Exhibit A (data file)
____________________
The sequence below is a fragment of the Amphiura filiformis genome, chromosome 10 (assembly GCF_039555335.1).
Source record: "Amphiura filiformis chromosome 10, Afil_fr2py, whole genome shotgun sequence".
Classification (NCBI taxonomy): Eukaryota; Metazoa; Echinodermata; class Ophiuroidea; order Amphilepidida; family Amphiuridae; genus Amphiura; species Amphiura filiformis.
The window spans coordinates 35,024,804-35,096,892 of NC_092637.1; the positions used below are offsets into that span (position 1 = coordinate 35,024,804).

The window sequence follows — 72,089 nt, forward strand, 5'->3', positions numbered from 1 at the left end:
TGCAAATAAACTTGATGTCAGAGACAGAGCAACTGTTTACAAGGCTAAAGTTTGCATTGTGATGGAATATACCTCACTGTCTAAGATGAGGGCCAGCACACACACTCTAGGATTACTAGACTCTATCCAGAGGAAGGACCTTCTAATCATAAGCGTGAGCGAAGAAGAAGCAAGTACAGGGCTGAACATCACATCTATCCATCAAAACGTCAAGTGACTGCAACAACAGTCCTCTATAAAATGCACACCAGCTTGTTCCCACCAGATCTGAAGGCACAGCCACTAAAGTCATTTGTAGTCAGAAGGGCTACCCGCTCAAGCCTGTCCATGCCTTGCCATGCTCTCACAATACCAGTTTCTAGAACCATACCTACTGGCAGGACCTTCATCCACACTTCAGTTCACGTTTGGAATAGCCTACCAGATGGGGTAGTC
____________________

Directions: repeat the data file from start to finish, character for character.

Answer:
The sequence below is a fragment of the Amphiura filiformis genome, chromosome 10 (assembly GCF_039555335.1).
Source record: "Amphiura filiformis chromosome 10, Afil_fr2py, whole genome shotgun sequence".
Classification (NCBI taxonomy): Eukaryota; Metazoa; Echinodermata; class Ophiuroidea; order Amphilepidida; family Amphiuridae; genus Amphiura; species Amphiura filiformis.
The window spans coordinates 35,024,804-35,096,892 of NC_092637.1; the positions used below are offsets into that span (position 1 = coordinate 35,024,804).

The window sequence follows — 72,089 nt, forward strand, 5'->3', positions numbered from 1 at the left end:
TGCAAATAAACTTGATGTCAGAGACAGAGCAACTGTTTACAAGGCTAAAGTTTGCATTGTGATGGAATATACCTCACTGTCTAAGATGAGGGCCAGCACACACACTCTAGGATTACTAGACTCTATCCAGAGGAAGGACCTTCTAATCATAAGCGTGAGCGAAGAAGAAGCAAGTACAGGGCTGAACATCACATCTATCCATCAAAACGTCAAGTGACTGCAACAACAGTCCTCTATAAAATGCACACCAGCTTGTTCCCACCAGATCTGAAGGCACAGCCACTAAAGTCATTTGTAGTCAGAAGGGCTACCCGCTCAAGCCTGTCCATGCCTTGCCATGCTCTCACAATACCAGTTTCTAGAACCATACCTACTGGCAGGACCTTCATCCACACTTCAGTTCACGTTTGGAATAGCCTACCAGATGGGGTAGTC